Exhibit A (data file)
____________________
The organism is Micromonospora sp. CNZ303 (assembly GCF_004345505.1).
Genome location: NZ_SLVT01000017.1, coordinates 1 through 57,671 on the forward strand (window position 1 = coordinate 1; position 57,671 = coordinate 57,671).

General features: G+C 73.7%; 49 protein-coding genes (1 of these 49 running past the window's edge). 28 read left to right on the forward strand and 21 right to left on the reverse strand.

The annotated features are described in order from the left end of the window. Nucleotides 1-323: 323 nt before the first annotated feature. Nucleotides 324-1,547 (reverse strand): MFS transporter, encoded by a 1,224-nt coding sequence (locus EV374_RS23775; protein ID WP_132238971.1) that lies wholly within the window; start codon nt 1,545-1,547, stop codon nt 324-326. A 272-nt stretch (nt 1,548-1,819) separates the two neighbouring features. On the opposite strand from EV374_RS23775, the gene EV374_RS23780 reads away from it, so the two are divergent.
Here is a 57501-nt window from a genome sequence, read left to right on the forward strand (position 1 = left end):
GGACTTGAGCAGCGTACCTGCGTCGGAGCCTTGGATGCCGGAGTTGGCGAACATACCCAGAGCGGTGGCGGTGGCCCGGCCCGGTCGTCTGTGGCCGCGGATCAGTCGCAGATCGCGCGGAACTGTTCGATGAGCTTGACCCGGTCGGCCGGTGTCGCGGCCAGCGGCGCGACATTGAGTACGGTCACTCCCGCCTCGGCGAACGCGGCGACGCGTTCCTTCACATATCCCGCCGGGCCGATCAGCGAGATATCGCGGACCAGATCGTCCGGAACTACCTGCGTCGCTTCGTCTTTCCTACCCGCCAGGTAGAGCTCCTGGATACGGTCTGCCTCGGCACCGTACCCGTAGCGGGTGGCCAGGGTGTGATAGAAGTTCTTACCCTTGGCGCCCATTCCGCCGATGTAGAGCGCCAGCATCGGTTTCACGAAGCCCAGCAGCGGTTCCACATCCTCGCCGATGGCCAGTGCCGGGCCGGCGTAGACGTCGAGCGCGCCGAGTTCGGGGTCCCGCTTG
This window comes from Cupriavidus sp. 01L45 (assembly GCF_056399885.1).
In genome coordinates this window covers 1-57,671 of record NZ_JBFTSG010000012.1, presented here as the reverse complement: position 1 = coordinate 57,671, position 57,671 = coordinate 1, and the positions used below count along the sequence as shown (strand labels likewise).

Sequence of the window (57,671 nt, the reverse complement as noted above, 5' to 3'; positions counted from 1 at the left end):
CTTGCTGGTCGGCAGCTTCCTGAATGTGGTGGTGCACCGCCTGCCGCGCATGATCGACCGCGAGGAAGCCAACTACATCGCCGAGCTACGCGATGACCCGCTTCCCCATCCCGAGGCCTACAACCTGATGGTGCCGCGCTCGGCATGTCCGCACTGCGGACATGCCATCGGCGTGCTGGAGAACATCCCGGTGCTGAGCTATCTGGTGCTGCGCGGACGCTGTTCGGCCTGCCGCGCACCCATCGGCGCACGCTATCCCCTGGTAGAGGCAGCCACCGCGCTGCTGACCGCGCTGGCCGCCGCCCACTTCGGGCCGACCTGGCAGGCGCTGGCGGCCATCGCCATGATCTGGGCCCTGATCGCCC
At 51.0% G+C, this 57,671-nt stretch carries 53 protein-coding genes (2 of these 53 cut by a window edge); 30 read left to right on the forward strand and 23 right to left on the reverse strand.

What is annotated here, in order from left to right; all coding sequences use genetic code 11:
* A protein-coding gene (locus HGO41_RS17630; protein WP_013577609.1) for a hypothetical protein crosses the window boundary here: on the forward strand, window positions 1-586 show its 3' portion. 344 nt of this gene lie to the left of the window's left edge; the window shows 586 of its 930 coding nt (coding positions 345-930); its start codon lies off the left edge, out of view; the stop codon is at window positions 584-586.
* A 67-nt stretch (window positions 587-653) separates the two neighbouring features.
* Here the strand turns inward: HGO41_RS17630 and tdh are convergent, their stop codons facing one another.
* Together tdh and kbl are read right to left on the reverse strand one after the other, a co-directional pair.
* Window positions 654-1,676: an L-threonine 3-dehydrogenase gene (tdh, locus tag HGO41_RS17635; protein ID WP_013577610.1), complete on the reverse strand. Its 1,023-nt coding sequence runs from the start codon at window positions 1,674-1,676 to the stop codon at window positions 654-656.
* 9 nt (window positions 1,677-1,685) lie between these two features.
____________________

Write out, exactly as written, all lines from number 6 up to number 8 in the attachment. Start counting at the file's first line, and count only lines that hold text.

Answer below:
GGACTTGAGCAGCGTACCTGCGTCGGAGCCTTGGATGCCGGAGTTGGCGAACATACCCAGAGCGGTGGCGGTGGCCCGGCCCGGTCGTCTGTGGCCGCGGATCAGTCGCAGATCGCGCGGAACTGTTCGATGAGCTTGACCCGGTCGGCCGGTGTCGCGGCCAGCGGCGCGACATTGAGTACGGTCACTCCCGCCTCGGCGAACGCGGCGACGCGTTCCTTCACATATCCCGCCGGGCCGATCAGCGAGATATCGCGGACCAGATCGTCCGGAACTACCTGCGTCGCTTCGTCTTTCCTACCCGCCAGGTAGAGCTCCTGGATACGGTCTGCCTCGGCACCGTACCCGTAGCGGGTGGCCAGGGTGTGATAGAAGTTCTTACCCTTGGCGCCCATTCCGCCGATGTAGAGCGCCAGCATCGGTTTCACGAAGCCCAGCAGCGGTTCCACATCCTCGCCGATGGCCAGTGCCGGGCCGGCGTAGACGTCGAGCGCGCCGAGTTCGGGGTCCCGCTTG
This window comes from Cupriavidus sp. 01L45 (assembly GCF_056399885.1).
In genome coordinates this window covers 1-57,671 of record NZ_JBFTSG010000012.1, presented here as the reverse complement: position 1 = coordinate 57,671, position 57,671 = coordinate 1, and the positions used below count along the sequence as shown (strand labels likewise).